MONTREAL -- The Superior Court of Quebec has invalidated several articles of the Civil Code of Quebec that discriminated against trans and non-binary people, in what advocates are calling a “historic human rights decision.”

In a decision rendered Thursday, Justice Gregory Moore ruled several pieces of the Civil Code were unconstitutional, such as not allowing non-binary people to change their sex on their Act of Birth record to correspond to their gender identity. Moore determined it “violates the dignity and equality rights of non-binary people,” the decision reads.

Moore also struck down other articles that required non-binary parents to be identified as either mother or father of a child, instead of being referred to as parents in official records.

The provincial government has until Dec. 31 to amend these pieces of the code to comply with the ruling.

The ruling also does away with the requirement that only Canadian citizens can change the gender designation on their identification and official records, allowing refugees, permanent residents and immigrants seeking status to do so as well.

It’s a legal victory a long-time coming for Jenna Jacobs, a mother of two and among the co-plaintiffs who originally took the matter to court in 2014.

“This decision will ensure that every parent can identify themselves correctly on their child’s birth certificates, which is so important for the health and safety of trans and non-binary parents and their children.”

Samuel Singer, another co-plaintiff, responded to the ruling that, “the victories in this decision are the culmination of many years of advocacy in the courts, in the legislature, with policymakers, by community groups, and on the streets.”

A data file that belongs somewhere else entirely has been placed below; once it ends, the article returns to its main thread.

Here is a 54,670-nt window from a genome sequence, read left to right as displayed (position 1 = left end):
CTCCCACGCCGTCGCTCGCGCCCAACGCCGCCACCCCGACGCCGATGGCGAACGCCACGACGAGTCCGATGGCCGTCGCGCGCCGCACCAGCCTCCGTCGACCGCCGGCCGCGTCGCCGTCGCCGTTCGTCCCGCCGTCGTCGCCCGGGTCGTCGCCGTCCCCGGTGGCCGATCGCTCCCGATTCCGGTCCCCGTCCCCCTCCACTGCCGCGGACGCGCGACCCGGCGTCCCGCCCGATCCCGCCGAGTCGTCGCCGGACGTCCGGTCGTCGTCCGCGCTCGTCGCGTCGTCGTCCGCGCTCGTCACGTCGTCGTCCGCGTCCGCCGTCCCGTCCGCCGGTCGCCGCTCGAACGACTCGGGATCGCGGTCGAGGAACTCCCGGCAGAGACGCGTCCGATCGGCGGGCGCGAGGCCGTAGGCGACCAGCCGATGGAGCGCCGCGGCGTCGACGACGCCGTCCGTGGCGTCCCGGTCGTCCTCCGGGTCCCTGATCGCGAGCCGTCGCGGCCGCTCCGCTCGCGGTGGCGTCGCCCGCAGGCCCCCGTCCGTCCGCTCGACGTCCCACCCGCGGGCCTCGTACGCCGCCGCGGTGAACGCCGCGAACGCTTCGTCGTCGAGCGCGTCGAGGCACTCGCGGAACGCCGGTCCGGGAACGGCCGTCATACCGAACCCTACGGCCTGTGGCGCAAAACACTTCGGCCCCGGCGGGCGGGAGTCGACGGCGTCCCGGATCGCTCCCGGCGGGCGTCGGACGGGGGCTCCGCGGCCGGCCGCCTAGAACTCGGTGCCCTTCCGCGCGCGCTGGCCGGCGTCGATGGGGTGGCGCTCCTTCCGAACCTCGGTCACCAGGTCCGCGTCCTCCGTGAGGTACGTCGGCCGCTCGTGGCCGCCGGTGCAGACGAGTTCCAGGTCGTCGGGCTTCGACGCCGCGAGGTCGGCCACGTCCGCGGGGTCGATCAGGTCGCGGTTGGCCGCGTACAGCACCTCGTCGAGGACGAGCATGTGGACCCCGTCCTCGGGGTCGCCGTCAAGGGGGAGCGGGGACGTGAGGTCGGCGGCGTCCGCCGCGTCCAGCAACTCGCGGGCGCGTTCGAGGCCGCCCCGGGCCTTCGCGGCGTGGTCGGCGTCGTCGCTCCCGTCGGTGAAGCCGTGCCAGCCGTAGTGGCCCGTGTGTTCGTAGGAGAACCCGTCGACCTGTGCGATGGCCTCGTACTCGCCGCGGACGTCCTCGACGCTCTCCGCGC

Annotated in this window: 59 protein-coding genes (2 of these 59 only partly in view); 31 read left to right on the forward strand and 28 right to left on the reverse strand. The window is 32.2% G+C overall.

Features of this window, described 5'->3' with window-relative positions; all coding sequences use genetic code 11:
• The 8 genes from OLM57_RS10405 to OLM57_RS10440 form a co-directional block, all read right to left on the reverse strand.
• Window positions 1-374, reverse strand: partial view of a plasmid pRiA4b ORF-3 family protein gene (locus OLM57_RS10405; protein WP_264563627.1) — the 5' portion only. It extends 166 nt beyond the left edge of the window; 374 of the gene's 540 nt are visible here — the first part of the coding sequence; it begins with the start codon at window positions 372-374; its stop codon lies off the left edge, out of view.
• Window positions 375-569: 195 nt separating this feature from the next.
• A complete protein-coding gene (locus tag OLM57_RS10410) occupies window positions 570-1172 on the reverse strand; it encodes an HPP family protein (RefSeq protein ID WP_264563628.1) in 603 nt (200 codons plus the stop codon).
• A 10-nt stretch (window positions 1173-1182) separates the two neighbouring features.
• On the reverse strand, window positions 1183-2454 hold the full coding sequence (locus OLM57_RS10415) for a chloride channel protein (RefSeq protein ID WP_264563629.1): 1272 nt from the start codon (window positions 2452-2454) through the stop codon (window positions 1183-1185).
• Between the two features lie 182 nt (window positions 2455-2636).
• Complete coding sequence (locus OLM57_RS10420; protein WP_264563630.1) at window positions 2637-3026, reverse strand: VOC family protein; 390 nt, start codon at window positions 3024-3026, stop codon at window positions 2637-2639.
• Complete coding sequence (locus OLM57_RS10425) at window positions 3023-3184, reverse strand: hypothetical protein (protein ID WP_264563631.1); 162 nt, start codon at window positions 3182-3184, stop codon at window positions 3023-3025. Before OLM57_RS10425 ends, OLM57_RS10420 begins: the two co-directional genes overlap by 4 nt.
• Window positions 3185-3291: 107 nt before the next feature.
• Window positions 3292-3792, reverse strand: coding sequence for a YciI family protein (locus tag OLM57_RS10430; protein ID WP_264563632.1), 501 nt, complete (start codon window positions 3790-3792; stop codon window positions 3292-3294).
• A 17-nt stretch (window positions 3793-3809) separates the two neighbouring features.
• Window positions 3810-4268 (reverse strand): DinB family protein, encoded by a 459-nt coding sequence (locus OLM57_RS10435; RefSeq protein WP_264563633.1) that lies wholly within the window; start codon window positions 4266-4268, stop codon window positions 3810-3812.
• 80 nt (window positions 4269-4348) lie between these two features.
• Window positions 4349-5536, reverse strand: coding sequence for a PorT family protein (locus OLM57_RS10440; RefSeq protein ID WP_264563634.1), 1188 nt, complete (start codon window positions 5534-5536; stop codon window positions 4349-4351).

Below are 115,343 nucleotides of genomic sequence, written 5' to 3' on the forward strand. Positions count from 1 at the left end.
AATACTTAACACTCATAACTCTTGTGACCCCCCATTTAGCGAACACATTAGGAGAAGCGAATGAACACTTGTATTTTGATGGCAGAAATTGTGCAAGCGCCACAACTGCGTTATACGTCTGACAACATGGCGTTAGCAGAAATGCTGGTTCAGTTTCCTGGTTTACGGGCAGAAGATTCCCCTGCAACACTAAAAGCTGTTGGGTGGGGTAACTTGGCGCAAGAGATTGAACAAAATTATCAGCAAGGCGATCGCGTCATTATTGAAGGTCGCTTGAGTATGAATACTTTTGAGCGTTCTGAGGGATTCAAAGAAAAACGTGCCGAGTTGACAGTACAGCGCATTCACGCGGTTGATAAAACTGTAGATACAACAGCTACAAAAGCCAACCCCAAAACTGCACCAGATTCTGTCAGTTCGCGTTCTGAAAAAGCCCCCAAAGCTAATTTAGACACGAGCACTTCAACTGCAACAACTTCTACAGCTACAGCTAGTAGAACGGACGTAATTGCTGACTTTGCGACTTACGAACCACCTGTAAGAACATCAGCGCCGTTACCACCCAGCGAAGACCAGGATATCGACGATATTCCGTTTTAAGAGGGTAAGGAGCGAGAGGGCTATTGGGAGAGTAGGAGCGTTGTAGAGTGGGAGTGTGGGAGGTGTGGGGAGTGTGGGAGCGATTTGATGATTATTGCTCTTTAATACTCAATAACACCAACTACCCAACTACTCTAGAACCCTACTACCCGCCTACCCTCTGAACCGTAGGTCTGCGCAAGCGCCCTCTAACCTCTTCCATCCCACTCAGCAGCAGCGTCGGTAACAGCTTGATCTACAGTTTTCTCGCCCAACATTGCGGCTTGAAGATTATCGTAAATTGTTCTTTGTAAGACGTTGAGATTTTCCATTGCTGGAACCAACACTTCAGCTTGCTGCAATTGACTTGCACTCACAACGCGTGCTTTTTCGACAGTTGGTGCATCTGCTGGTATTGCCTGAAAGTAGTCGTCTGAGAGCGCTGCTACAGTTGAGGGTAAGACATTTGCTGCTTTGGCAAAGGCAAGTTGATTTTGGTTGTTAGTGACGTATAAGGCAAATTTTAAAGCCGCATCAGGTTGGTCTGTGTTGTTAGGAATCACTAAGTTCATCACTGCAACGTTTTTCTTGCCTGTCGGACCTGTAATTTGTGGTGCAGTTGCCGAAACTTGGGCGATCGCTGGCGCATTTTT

The judge did not agree with all of the demands from the plaintiffs, which included the Centre for Gender Advocacy, a support organization at Concordia University.

Justice Moore upheld legislation that allowed a parent to object to their child’s application to change their name to match their gender identity, writing a person aged 14 to 17 years has “many ways of getting around” not having their parents’ blessing. He added, “the plaintiffs did not prove that the registrar of civil status [has] rejected a young person’s application to change their name because a parent objected to their gender identity.”

However, the decision does nullify articles of the code that require teens to need a letter from a doctor, psychologist, sex therapist, psychiatrist, or social worker to change their name or gender status, noting the obligation has been abolished already for adults and “does not serve a rational purpose.”

The Centre for Gender Advocacy is still reviewing the 58-page decision, but in a statement said “we are pleased” the court was in agreement with many of their arguments affirming the rights of trans and non-binary students, calling the ruling “an important victory for the rights of non-binary individuals, trans parents, trans non-citizens and trans youth.”